On average, a satisfied customer tells three people.

But a dissatisfied one? They tell 10 people.

And those 10? They tell five.

Just like this, bad word of mouth begins to spread. Until, as this fascinating graphic from Quinntessential Marketing illustrates, 1,560 people on average hear about your customer’s bad experience … and your customer’s problem becomes your problem.

Here’s a recent example of this principle in action, forwarded to us by a reader. Brett Allcorn decides to buy a pair of $450 shoes from the designer Mark McNairy. Brett is disappointed when the shoes start to fall apart on him, so he sends an email to customer service, in which customer service tells him to not wear the shoes every day. Brett shoots back:

“Thanks. I think this should be made fully clear to customers up front.

Chalk this up as your first complaint … if you honestly think I’m the first person to care about this.

Don’t wear these shoes every day? Let’s not kid ourselves – that’s not a solution. If I pay $450 for shoes I want to wear them. The reality is that these shoes are made from low-quality material not suitable for footwear.

Stylish, but totally impractical.

I think you could solve everything by putting another durable layer at the bottom of the EVA and coating the sides with a stain-resistant coating.”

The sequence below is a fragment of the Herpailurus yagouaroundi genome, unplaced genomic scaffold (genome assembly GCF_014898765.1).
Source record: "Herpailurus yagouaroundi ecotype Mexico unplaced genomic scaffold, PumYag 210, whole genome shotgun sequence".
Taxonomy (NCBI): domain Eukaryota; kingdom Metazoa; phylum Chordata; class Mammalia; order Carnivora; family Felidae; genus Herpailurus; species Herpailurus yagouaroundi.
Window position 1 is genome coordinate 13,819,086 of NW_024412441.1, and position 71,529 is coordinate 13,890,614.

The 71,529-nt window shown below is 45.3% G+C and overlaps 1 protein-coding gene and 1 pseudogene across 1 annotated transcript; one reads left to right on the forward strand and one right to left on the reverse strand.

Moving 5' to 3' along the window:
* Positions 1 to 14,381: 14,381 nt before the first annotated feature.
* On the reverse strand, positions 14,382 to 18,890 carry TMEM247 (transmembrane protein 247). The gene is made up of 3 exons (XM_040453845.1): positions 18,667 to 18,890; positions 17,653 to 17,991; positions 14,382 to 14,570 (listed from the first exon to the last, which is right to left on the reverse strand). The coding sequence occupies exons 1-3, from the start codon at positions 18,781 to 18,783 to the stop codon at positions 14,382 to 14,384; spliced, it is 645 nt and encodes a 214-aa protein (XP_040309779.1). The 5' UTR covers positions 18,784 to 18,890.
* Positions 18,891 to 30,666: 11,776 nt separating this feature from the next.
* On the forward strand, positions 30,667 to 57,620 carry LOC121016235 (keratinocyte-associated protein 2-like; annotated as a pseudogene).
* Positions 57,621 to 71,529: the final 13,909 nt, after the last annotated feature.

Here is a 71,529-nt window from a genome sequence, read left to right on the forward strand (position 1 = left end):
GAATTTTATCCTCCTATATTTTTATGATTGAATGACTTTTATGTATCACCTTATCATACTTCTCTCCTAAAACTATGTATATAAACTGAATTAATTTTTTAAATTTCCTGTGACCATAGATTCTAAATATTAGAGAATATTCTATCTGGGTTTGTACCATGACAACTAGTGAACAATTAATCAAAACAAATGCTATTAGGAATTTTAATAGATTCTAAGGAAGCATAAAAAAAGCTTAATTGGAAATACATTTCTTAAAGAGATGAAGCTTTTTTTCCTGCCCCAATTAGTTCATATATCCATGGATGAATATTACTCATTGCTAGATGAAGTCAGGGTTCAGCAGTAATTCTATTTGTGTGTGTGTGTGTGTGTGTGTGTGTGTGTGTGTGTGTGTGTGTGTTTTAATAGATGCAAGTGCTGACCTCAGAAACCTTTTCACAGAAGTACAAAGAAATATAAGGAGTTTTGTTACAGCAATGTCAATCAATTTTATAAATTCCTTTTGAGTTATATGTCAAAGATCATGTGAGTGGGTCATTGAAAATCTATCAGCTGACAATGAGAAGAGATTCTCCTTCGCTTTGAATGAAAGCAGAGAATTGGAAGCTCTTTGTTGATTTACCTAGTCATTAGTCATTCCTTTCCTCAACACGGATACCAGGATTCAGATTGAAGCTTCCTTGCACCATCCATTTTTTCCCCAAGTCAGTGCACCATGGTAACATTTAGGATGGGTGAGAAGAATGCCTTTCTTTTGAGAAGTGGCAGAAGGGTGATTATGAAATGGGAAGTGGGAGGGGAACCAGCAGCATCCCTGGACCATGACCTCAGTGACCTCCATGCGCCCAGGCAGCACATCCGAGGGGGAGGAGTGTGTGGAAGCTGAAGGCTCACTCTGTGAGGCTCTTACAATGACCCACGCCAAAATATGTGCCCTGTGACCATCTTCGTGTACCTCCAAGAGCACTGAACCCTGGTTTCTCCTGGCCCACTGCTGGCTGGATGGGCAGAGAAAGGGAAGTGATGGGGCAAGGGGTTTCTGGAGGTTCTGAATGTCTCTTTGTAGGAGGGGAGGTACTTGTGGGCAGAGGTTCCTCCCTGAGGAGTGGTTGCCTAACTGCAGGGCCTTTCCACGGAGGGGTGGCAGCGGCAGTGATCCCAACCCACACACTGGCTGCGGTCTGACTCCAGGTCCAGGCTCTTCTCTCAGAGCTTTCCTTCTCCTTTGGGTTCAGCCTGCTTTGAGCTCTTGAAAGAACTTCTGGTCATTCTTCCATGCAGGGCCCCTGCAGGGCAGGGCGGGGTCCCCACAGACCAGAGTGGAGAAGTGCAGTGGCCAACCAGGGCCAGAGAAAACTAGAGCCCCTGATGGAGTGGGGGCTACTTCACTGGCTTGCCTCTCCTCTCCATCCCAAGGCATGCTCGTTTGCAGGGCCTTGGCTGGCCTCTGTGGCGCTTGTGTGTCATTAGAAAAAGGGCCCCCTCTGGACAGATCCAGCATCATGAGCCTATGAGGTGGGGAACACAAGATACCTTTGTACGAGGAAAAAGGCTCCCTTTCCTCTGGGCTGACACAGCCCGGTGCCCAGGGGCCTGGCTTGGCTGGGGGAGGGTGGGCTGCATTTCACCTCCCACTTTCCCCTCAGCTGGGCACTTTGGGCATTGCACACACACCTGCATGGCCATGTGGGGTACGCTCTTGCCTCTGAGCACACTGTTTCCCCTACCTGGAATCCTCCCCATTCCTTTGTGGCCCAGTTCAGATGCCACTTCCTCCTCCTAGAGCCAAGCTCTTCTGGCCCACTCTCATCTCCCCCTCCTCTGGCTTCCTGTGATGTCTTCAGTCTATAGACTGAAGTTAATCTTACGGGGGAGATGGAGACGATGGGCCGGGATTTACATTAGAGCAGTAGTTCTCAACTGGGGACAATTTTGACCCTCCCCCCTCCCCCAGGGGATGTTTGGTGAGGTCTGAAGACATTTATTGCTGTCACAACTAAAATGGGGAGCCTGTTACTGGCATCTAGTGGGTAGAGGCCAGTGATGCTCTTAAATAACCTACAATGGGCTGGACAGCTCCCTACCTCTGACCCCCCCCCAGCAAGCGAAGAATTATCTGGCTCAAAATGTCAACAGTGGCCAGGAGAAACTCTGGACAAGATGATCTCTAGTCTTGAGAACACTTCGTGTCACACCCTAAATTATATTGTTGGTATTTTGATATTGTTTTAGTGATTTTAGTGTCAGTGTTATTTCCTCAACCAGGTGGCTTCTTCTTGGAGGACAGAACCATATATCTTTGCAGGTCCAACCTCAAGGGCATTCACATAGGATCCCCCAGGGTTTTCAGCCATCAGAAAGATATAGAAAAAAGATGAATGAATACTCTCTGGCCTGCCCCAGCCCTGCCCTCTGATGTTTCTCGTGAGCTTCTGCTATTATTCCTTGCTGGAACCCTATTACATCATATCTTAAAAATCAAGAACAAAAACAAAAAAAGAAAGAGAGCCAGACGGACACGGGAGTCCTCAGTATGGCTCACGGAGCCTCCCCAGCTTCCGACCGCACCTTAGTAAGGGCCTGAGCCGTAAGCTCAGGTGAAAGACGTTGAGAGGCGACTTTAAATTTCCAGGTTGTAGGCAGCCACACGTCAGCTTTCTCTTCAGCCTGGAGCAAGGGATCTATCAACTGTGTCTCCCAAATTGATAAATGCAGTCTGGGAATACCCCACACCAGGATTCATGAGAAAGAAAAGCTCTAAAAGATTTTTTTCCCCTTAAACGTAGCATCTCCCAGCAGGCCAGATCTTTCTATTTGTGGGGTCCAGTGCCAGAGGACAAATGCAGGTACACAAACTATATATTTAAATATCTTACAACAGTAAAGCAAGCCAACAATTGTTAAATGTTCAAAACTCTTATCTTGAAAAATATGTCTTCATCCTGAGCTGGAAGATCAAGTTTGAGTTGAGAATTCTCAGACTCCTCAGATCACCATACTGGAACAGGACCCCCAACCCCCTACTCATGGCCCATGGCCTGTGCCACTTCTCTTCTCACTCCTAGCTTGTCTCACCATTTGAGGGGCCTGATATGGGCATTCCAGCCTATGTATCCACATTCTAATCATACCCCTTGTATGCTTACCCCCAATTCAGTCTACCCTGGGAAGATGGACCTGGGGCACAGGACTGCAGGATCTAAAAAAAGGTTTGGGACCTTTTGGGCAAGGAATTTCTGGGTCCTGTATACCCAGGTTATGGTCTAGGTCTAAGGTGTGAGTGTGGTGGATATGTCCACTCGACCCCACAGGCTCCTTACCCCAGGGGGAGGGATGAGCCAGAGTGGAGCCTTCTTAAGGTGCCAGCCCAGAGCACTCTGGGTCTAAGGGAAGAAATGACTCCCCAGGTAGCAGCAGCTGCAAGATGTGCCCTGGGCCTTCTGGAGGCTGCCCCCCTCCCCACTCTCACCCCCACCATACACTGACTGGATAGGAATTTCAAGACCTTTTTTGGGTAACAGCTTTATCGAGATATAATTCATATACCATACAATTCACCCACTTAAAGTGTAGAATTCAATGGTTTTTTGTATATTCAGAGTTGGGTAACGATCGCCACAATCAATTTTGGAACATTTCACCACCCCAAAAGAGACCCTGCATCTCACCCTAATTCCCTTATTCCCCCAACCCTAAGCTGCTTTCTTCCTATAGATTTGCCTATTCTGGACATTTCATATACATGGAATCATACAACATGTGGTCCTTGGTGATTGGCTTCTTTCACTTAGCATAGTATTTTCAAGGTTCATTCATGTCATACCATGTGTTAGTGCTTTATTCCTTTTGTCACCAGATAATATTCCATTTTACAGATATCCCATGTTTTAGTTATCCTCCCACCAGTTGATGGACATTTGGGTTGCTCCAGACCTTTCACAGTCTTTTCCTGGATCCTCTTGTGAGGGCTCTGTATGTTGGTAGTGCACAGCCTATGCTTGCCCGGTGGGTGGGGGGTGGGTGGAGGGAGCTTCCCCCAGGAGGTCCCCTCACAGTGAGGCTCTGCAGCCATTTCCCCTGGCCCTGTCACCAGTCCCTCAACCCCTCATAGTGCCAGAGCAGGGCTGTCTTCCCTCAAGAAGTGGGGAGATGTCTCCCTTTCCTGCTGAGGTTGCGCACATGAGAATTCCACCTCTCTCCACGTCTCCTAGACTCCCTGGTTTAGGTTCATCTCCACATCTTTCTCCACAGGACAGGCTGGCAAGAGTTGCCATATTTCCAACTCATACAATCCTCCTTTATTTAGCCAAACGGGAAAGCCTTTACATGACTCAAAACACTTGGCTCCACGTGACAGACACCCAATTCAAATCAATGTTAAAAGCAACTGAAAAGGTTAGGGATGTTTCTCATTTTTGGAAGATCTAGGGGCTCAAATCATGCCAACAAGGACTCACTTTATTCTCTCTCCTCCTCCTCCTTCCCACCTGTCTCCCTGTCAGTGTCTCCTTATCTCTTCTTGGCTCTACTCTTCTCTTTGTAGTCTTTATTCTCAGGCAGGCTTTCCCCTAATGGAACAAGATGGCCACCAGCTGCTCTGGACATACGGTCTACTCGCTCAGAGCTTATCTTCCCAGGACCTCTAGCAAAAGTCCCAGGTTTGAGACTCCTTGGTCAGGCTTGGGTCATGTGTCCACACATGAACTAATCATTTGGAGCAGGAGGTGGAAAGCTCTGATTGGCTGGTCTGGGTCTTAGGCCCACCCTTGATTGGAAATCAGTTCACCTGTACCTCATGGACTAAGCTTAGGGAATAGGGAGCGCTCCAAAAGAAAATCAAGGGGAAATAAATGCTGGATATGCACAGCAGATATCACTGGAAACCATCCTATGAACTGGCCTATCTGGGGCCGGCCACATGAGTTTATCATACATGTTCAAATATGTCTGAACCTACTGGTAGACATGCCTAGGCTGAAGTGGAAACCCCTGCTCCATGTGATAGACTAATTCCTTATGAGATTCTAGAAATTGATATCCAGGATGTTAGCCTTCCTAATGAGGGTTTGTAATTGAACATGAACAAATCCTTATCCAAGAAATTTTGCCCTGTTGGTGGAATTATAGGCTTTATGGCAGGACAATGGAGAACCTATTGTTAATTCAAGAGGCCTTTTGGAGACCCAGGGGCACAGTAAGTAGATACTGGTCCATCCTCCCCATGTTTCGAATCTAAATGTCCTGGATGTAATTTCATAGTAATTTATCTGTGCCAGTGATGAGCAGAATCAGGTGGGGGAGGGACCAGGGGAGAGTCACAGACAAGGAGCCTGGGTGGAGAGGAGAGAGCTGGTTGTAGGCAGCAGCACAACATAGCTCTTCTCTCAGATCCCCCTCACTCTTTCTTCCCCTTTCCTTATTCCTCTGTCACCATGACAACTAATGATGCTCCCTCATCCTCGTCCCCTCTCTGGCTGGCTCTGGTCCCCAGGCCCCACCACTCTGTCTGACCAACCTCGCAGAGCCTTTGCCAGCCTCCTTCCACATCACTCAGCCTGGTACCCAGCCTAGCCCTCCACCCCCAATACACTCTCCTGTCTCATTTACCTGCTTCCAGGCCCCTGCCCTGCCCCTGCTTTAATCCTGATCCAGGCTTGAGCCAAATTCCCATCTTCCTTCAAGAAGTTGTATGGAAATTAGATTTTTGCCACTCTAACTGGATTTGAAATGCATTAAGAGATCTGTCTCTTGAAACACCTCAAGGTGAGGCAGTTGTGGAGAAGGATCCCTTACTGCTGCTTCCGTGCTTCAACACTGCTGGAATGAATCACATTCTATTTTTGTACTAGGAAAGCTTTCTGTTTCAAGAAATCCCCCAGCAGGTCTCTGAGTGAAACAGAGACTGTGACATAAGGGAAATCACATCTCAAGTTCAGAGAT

Mark responds. And hilarity ensues:

[slightly edited for language]

“Hey Brad, I think you should go f*ck yourself. If the shoes are unworn, please return them ASAP, and we will issue a full refund. I do not want assholes like you wearing my shoes.

Do you like to wear your Gucci loafers when you are pouring concrete, or running a marathon?

Congratulations! You have just won the aware for the second most annoying customer ever.

Please shop at Kenneth Cole from now on.

Best Regards,

Mark McNairy

Actually, even if the shoes are trashed, send ’em back and you shall get a full refund.

(You can view the original correspondence here).

The day Brett posted this gaffe to Facebook, eight people liked it, while 16 commented. Between that, and the Tweets, and now this blog post, many more than 10 people know about Brett’s experience.

The same thing happened in this recent thread on Penny Arcade, where a (former) customer relates his awful experience with Ocean Marketing. The Penny Arcade thread quickly spread through the blogosphere like wildfire and lead to the eventual dismissal of the marketing firm involved.

I could leave you with any number of possible lessons from these examples of customer service gone wrong. I could tell you that “the customer is always right”… to always refer to the customer by his actual name … to avoid cursing … heck, even to turn off caps lock. But, you probably know these things already.

The real point is that the internet thrives on drama. Let’s not add fuel to the fire with bad customer service.